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How to raise a seed round
Hadley Harris
Founding General Partner
@hadley
Topics
1. What is your target raise?
2. Building target investor group
3. Fundraise timeline
4. Investor reach outs
5. Deck & data room
6. Initial pitches
7. Diligence process
8. Getting a term sheet
9. Term sheet through close
What is your target raise?
● Is a venture seed round right for your business?
○ The answer for most companies is no. Do you want to be $1B or bust?
● Seed rounds have become heterogeneous
○ Angel $25K-$250K
○ Preseed $150K-$1.25M
○ Seed $1.5M-$4M
○ Mango seed $4M-$6M
● Many different types of seed investors - angels, pressed funds, seed funds
and multistage funds
● Target should be money needed (with a buffer) to achieve your milestones in
with around 24 months of runway
● To get investors in the door, your “ask” should be minimum amount needed
● Understand pro’s & con’s of note vs priced round
Building target investor group
● Build large list of potential investors who are a fit - stage/sector/geo
● Create a google doc so teammates/friends/advisors/angels/preseed
investors can add/comment
● Categorize high/medium/low based on fit and desirability
● Should have at least 30 targets. Constantly be adding additional ones
● Line up warm intros for each - portfolio companies, angels, friends, lawyers
○ If you don’t have warm intros, try to network with people who you think could help
○ If that doesn’t work, try approaching them directly in a highly customized way
● Focus on getting a lead first and understand which of your targets lead*
● Who at a firm can be as/more important than the firm itself
*we do!
Fundraise timeline
● To extent possible you want to align timing of investor processes
● Don’t start pitching until you have your shit together
● First pitch to TS/offer with each investor tends to take 2-6 weeks if
successful
Build list of target
investors
Prepare deck/materials and do
practice pitches
Initial reach outs
First pitches
Additional meetings &
diligence
Term sheets
Negotiate and sign
Legal & post TS
diligence
Close 🥳💰🥳
Investor reach outs
● Leverage your network to make warm intros 2 weeks in advance
● Create blurb or teaser deck they can share with prospective investors
○ Highlight what's special, don’t need to tell whole story
● Warm up with a couple medium/low on your list
● Then try and set up 10-15 high/medium 1st pitches for same 1-2 weeks
● Optimize for in person, if not zoom
● If in person group by geography (Bay area, NYC...)
Deck & data room
● Keep it short (5-13 slides plus appentex) with as few words as possible
● A good example deck is:
○ Title slide
○ Team (include relevant experience)
○ Clearly state the problem you are solving
○ Your solution to said problem (if possible have slick demo ready)
○ Traction (if you have it)
○ Why are you special?
○ Explain your business model (or at least how you’re thinking about it)
○ Market size. How big can you get?
○ Your ask 💰 (have clear answer on what money buys you in terms of time/milestones)
● If you have other documents, put them in a data room for easy access
● Use docsend or other solution so you can control and track content
Initial pitches
● Practice at least a few times before first pitch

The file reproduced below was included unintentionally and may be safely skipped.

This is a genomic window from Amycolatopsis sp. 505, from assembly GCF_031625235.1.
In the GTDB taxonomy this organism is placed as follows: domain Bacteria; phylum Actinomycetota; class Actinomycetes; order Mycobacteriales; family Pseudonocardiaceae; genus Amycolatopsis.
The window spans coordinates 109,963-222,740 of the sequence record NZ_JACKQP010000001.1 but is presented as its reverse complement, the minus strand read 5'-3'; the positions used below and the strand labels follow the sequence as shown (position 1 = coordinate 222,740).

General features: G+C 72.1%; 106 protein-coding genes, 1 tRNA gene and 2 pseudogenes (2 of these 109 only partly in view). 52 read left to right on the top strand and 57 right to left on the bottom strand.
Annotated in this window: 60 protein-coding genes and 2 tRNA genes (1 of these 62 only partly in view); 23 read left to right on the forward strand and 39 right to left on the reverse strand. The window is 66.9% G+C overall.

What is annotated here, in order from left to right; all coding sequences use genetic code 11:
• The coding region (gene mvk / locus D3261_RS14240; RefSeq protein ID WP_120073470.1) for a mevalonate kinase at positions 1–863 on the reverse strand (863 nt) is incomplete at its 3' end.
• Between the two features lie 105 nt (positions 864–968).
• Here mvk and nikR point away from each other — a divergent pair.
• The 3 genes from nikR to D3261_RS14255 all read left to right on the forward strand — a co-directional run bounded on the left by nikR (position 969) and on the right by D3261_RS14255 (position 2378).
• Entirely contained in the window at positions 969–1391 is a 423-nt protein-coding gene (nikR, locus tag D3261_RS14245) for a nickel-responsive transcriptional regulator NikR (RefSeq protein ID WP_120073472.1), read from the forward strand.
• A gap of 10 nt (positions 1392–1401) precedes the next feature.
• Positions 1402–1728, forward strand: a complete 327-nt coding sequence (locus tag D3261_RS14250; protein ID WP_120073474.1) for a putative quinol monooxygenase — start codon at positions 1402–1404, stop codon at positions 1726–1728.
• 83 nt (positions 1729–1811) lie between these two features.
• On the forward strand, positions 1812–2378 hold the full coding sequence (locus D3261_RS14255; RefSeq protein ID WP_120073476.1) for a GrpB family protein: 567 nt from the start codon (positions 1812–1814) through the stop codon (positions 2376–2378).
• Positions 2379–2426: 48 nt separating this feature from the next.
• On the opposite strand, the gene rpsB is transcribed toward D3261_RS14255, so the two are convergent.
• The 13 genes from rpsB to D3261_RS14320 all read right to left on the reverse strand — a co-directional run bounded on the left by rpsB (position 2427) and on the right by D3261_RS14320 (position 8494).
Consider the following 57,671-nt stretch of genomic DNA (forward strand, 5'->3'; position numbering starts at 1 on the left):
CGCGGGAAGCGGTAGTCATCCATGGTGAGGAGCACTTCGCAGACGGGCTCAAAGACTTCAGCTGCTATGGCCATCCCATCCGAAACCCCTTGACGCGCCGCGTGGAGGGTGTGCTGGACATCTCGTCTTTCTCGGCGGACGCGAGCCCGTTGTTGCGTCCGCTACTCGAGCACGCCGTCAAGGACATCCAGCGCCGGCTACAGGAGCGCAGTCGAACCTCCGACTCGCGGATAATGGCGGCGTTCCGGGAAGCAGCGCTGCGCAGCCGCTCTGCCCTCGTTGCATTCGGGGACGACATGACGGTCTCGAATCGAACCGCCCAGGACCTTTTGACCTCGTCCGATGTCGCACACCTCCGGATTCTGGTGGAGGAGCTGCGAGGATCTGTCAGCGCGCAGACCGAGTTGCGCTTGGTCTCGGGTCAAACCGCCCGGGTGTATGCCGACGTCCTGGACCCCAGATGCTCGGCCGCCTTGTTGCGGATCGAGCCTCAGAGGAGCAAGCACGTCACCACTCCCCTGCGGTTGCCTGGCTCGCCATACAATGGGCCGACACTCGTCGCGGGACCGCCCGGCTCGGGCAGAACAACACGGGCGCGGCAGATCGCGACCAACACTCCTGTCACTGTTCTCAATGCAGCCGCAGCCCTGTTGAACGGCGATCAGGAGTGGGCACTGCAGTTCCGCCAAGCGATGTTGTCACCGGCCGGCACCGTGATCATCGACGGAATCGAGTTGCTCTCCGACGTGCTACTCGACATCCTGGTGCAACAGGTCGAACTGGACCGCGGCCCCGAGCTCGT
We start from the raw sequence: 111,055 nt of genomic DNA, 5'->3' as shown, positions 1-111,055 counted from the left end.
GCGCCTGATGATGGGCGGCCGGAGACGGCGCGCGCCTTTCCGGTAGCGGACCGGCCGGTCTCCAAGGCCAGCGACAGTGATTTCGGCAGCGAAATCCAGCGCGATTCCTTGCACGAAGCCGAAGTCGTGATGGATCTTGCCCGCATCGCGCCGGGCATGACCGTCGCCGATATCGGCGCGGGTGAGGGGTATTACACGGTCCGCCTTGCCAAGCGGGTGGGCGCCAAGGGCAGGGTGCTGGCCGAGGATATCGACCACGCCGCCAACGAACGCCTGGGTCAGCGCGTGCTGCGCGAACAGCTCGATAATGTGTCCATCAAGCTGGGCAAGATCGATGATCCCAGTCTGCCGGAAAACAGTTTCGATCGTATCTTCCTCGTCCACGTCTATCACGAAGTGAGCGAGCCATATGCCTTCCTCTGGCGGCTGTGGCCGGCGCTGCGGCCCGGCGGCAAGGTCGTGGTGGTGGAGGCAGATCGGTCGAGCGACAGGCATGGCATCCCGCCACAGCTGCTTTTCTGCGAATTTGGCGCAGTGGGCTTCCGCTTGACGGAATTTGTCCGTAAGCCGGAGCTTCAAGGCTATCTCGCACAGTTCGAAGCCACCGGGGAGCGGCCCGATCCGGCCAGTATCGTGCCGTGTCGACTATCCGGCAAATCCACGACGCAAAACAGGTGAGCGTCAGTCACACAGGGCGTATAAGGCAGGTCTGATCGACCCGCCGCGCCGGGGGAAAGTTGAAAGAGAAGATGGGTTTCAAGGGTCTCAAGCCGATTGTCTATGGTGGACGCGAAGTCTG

○ 1-2 founders for first pitch is usually the right number
○ Have a deck handy but often best making first meeting conversational
● Be ready to for investor to drive order of topics you cover...
○ ..but make sure you cover most important points
● Don’t be too salesy.
○ You’re trying to find mutual fit
○ Don’t BS, be very transparent about what you know and what you don’t
● At the end and follow ups:
○ Make sure you understand how they would fit into round. Lead/not lead?
○ At end make sure you’re clear on their decision making process
○ Always write a follow up note. Include any materials & requested info
○ Constantly iterate your pitch based on feedback and where investors focus
Diligence Process
● Diligence process may include
○ Meeting additional members of their team. Often culminating with a partner pitch
○ Meeting with their portfolio companies or other experts in your space
○ Conversations with your customers (make sure they are far along before providing)
○ Deep dives on certain areas like the product roadmap or financial plan
○ Meeting your cofounders and/or team
○ Referencing you by talking to past employers/teammates
○ Introduce you to potential customers to get their feedback
● In parallel investors will often be doing work in the background
● The most important thing for you to do during fund raising is collect
feedback and iterate. Your pitch is a living thing
Getting a term sheet
● Don’t rely on small number of investors converting. They’re all long
shots until they actually convert
● As you get passes (you’ll get many) add additional ones to top
process
● Don't’ be rigid around terms until you get an offer
● Don’t be overly pushy on timing until you have an offer. Otherwise
many will self-select out
● That said keep some pressure on them. FOMO is your friend
Term sheet through close
● Once you have offer, communicate that to others and give them
timeframe to decide (usually around 1 week)
● Do references on investors (including some blind) especially lead.
● Know what you’re optimizing for: dilution, partner, amount raised...
● Once you sign lead work with them to fill out the rest of round
● Get through post TS diligence as quickly as possible
● Once the money hits your bank account:
a. Celebrate! 🥳🎉💥
b. Get back to work! Now comes the hard part, finding product market fit
Questions? Hit me up at @hadley
Resources
https://blog.ycombinator.com/intro-to-the-yc-seed-deck/
https://about.crunchbase.com/blog/pitch-deck-slide-examples/
https://www.sequoiacap.com/article/writing-a-business-plan/
https://www.plugandplaytechcenter.com/resources/perfect-startup-pitch-deck/
https://blog.ycombinator.com/how-to-raise-a-seed-round/
https://avc.com/2010/06/six-slides/